Drug cartel debt collector sentenced to life for California murders

By Curtis Skinner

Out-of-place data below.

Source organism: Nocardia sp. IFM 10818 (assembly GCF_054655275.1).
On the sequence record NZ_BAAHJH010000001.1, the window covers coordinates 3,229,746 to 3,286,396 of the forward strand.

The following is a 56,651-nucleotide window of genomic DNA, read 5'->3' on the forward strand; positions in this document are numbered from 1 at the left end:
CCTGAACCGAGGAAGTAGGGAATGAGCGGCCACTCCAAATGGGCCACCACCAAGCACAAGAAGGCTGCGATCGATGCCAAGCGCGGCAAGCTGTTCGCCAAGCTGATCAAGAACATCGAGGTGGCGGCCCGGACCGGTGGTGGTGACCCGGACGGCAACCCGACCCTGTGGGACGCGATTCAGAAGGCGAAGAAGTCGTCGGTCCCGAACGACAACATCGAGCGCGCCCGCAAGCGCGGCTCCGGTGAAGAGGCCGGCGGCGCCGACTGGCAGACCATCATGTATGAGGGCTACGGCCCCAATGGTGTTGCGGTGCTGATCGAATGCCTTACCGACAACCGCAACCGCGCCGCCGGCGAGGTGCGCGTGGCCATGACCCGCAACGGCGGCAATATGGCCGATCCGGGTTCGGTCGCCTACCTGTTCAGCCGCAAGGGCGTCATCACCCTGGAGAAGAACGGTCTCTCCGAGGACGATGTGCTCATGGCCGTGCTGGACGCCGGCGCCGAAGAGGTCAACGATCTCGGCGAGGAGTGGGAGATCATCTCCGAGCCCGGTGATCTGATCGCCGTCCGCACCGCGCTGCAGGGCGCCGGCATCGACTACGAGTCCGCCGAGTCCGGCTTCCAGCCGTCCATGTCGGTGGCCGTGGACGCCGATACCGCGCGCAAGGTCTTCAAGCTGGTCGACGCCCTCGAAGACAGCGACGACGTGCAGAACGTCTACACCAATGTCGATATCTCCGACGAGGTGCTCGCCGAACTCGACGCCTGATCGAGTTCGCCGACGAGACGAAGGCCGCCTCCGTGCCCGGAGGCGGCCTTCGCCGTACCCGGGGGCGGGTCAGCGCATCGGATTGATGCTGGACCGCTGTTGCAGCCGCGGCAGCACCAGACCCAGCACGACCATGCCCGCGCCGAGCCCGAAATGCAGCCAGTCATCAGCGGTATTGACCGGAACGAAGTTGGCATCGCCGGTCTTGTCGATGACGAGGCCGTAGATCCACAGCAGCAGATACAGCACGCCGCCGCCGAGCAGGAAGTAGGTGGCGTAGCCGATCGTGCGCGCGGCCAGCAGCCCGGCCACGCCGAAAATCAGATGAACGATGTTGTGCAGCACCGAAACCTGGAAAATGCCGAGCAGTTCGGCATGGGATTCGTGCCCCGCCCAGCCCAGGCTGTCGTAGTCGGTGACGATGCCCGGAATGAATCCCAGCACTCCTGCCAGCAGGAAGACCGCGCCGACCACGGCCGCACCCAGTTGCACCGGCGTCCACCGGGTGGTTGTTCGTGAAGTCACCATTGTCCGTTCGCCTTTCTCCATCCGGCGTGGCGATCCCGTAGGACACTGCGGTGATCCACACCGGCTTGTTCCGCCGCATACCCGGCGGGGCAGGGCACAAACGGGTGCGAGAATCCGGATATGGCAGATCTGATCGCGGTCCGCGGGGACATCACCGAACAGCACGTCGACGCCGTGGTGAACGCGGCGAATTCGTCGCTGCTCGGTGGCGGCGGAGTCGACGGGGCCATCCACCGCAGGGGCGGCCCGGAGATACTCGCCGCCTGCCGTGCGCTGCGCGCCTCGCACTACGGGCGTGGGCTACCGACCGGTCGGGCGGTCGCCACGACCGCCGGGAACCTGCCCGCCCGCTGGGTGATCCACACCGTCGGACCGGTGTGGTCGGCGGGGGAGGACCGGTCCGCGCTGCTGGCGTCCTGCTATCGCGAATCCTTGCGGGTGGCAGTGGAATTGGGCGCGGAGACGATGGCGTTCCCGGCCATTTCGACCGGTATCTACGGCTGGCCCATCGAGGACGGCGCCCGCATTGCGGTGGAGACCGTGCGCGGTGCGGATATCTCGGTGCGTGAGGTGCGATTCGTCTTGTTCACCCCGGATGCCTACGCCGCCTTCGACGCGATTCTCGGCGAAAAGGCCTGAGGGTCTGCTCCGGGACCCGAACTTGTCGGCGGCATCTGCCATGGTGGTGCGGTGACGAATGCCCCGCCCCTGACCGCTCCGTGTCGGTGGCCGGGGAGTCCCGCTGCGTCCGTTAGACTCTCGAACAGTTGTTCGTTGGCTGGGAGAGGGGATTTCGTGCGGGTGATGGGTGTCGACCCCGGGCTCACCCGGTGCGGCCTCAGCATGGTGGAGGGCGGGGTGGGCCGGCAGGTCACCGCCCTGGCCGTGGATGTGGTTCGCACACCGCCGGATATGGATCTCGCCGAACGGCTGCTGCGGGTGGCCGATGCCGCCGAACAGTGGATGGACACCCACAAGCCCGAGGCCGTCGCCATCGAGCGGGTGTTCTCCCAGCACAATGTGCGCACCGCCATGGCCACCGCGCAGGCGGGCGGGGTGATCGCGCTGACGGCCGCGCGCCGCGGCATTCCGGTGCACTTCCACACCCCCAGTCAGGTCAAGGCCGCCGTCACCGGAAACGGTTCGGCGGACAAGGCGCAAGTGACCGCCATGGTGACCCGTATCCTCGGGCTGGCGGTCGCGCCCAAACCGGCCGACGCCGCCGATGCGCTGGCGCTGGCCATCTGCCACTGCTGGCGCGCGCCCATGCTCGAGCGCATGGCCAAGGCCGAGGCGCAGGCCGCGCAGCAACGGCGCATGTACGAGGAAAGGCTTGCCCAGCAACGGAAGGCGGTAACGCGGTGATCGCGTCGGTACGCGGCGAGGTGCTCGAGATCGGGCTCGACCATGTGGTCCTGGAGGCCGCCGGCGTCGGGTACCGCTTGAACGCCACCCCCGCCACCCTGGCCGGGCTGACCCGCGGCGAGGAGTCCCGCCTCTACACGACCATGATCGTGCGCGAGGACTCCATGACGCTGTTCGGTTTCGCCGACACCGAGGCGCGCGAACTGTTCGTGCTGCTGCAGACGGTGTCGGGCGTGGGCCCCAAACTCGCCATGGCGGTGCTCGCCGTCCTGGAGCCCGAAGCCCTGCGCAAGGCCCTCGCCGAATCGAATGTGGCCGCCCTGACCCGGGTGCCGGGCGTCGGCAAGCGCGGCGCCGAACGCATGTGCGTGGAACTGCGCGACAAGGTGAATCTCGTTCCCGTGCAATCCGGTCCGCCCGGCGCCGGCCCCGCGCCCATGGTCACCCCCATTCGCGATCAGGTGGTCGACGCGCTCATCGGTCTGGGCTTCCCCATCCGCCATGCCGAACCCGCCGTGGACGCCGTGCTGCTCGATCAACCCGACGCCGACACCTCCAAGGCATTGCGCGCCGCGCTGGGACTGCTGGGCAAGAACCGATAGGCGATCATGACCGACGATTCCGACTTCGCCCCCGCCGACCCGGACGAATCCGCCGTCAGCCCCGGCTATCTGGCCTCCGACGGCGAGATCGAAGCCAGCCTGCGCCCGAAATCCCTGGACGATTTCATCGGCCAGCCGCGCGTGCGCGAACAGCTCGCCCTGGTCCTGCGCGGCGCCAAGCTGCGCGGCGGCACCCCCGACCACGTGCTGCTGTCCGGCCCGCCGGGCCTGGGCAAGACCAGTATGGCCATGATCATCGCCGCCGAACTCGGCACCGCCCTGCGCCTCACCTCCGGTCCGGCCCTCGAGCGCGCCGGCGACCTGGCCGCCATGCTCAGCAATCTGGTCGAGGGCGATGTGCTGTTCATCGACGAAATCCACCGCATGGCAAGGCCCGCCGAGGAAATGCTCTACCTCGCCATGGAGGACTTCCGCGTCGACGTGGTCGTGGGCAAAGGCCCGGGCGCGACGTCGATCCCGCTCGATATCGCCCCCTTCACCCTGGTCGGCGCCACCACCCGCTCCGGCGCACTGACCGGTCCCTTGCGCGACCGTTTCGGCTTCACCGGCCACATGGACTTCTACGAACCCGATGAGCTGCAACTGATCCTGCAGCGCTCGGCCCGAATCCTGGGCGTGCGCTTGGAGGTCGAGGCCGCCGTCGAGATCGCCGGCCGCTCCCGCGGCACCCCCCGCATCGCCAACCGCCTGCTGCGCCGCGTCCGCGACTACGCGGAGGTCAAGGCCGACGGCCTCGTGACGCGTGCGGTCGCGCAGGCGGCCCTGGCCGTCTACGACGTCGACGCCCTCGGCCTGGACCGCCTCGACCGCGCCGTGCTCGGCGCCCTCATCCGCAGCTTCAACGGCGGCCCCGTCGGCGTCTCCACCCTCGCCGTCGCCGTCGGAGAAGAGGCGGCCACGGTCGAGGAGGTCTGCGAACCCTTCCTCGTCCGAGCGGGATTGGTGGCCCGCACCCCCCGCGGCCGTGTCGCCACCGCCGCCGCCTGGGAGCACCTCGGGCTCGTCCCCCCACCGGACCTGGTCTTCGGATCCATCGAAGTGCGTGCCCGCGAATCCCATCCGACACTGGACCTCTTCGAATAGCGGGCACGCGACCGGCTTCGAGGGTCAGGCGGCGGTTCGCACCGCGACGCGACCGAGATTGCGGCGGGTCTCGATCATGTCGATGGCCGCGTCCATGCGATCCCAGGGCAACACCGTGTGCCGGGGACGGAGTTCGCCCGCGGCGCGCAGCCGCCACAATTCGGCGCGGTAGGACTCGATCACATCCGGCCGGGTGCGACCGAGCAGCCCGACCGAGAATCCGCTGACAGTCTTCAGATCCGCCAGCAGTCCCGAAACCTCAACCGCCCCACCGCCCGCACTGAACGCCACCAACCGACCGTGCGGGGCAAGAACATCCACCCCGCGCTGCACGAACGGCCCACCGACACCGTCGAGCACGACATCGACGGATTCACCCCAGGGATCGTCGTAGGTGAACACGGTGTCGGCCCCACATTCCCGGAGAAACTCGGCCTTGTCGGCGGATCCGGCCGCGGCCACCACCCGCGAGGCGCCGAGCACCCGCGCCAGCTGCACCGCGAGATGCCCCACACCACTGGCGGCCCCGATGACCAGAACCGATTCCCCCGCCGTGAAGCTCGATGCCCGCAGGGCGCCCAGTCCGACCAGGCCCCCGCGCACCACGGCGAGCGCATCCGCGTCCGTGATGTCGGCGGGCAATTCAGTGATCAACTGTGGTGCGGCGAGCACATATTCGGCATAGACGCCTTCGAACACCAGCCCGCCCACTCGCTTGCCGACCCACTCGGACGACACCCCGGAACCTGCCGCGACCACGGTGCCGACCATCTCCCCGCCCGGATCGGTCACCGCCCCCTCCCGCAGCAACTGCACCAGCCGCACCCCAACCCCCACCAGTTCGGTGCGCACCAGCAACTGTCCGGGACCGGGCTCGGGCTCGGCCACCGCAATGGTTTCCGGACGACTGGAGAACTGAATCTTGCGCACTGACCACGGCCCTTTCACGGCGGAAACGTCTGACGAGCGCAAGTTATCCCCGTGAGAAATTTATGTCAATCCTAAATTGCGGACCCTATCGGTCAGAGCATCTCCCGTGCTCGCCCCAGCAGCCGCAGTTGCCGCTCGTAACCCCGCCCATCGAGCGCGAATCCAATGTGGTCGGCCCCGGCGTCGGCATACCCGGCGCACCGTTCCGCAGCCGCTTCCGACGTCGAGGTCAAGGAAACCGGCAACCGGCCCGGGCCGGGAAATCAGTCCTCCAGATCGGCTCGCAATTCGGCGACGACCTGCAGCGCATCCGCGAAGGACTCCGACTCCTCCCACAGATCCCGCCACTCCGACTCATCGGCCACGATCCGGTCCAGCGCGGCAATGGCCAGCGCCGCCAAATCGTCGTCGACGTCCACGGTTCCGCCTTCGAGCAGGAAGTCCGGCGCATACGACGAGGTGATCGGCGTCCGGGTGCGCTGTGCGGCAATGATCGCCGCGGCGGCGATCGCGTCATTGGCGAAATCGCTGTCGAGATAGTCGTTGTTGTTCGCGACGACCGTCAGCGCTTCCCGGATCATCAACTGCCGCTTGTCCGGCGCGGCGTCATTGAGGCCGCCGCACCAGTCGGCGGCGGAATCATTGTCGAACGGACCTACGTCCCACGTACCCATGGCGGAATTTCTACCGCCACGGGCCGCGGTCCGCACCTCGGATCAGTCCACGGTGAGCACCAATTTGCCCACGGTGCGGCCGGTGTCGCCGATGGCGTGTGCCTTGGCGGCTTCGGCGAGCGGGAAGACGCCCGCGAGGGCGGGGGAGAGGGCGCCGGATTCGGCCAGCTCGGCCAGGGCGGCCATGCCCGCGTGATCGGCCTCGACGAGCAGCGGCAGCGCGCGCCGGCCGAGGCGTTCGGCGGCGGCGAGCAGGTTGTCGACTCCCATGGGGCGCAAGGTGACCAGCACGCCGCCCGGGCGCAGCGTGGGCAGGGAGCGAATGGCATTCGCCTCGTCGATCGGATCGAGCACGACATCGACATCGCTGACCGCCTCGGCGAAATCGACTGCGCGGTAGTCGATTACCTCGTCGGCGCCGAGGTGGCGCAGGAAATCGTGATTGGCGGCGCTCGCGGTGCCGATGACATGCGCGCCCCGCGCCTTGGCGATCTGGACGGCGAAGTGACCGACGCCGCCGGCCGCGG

By Curtis Skinner (Reuters) - A self-styled debt collector for a Mexican drug cartel, who admitted to killing dozens of people over more than three decades, was sentenced on Monday to life in prison without parole for nine murders in California, officials said. Jose Manuel Martinez, who accepted a plea deal in October that spared him the death penalty, was sentenced in a court in Tulare County, located some 250 miles (400 km) southeast of San Francisco, according to Stuart Anderson, a spokesman for the county's district attorney. Martinez, 53, was charged with stabbing and shooting nine victims aged 22 to 56 from 1980 to 2011, prosecutors said. He admitted to shooting a 56-year-old man in his bed in 2000 and dumping at least three bullet-ridden bodies in orange groves in Tulare and Kern Counties over the course of his criminal career. Martinez also pleaded guilty to attempted murder, kidnapping and murder for financial gain. Previously he had admitted to murdering a man who made what Martinez said were disparaging remarks about his daughter in 2013 in Alabama and was sentenced to 50 years in prison. He was also suspected of a 2006 double murder in Florida, prosecutors said. Martinez was arrested by U.S. border police in western Arizona in 2013 after a records check showed that he was wanted on a homicide charge in Alabama. He told investigators he was a debt collector for a Mexican drug cartel. "This serial killer and self-described 'hitman' will spend the rest of his life behind bars," Tulare County District Attorney Tim Ward said in a statement in October. "It is my fervent hope that this brings some solace to the families who survived through the loss of their loved one and then lived many years wondering if there would ever be answers, resolution, and ultimately justice," Ward said. (Reporting by Curtis Skinner in New York; Editing by Eric Walsh)